|On the metaphysics of internalism and externalism|
|Source: Disputatio, Vol. I, No. 18, May 2005|
|Paper - Abstract|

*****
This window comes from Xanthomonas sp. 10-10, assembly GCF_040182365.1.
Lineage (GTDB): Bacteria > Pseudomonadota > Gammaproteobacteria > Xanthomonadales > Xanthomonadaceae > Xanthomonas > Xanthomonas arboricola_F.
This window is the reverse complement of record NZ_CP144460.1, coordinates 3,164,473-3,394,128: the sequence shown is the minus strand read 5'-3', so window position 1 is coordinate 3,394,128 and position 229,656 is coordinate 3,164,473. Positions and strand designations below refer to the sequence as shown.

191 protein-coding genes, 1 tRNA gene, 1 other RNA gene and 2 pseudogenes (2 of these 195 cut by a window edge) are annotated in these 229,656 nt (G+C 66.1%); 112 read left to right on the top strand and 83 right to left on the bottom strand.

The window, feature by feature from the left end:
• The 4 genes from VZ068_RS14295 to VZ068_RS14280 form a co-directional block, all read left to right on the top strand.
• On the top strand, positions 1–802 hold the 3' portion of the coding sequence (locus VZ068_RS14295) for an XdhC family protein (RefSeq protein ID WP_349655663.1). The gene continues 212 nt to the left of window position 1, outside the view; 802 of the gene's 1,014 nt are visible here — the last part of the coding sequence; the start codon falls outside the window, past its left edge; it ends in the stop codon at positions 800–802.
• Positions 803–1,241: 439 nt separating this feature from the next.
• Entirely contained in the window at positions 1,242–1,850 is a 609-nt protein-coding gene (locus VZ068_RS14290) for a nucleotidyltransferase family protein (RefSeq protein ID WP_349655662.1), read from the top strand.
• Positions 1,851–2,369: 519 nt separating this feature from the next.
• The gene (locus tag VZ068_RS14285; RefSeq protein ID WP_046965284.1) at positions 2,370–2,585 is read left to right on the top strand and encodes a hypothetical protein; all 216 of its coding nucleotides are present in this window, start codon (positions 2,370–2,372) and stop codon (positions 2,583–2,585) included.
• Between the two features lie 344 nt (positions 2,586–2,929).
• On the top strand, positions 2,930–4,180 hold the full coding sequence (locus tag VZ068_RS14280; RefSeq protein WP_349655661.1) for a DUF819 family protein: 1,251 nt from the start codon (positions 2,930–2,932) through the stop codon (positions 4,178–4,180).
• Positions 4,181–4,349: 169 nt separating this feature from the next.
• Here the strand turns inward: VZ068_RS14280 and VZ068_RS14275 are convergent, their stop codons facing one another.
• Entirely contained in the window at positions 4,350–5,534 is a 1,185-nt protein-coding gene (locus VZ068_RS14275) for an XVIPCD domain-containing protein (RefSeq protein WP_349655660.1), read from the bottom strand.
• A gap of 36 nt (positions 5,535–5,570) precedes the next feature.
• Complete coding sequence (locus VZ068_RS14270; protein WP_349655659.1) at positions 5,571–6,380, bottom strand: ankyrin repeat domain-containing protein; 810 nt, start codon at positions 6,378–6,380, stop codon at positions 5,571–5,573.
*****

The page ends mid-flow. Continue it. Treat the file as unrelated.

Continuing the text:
In this paper, I explore the consequences of the thesis that externalism and internalism are (possibly, but as we will see not necessarily, opposite) metaphysical doctrines on the individuation1 conditions of a thought. If I am right, this thesis primarily entails that at least some naturalist positions on the ontology of the mind, namely the reductionistic ones, are hardly compatible with both externalism and a version of internalism so conceived, namely relational internalism. Indeed, according to both externalism and relational internalism, intentionality constitutes (or at least grounds) the relational content property providing the individuation2 conditions of a thought, as a relation to an outer or to an inner object respectively. Yet since intentionality turns out to be a modal3, hence a nonnatural, property, both externalism and relational internalism deny to thoughts at least token-identity with physical states. Finally, I will give some support to the idea that externalism and internalism must be interpreted as doctrines on the individuation4 conditions of a thought.
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